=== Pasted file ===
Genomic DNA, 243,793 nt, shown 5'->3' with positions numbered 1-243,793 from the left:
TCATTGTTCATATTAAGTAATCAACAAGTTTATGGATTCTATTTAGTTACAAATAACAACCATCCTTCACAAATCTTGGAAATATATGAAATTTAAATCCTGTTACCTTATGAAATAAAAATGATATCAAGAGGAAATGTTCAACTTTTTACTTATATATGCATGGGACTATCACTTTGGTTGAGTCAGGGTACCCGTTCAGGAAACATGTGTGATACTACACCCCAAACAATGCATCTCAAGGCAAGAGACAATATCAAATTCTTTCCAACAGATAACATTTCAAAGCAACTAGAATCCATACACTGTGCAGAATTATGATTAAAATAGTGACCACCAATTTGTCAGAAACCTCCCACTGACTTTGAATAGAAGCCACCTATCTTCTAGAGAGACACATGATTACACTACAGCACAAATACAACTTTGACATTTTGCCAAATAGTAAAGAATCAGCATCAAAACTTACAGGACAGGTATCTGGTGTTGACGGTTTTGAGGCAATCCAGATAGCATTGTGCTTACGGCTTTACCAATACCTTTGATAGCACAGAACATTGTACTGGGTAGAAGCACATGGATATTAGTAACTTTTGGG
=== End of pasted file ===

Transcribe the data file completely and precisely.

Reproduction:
Genomic DNA, 243,793 nt, shown 5'->3' with positions numbered 1-243,793 from the left:
TCATTGTTCATATTAAGTAATCAACAAGTTTATGGATTCTATTTAGTTACAAATAACAACCATCCTTCACAAATCTTGGAAATATATGAAATTTAAATCCTGTTACCTTATGAAATAAAAATGATATCAAGAGGAAATGTTCAACTTTTTACTTATATATGCATGGGACTATCACTTTGGTTGAGTCAGGGTACCCGTTCAGGAAACATGTGTGATACTACACCCCAAACAATGCATCTCAAGGCAAGAGACAATATCAAATTCTTTCCAACAGATAACATTTCAAAGCAACTAGAATCCATACACTGTGCAGAATTATGATTAAAATAGTGACCACCAATTTGTCAGAAACCTCCCACTGACTTTGAATAGAAGCCACCTATCTTCTAGAGAGACACATGATTACACTACAGCACAAATACAACTTTGACATTTTGCCAAATAGTAAAGAATCAGCATCAAAACTTACAGGACAGGTATCTGGTGTTGACGGTTTTGAGGCAATCCAGATAGCATTGTGCTTACGGCTTTACCAATACCTTTGATAGCACAGAACATTGTACTGGGTAGAAGCACATGGATATTAGTAACTTTTGGG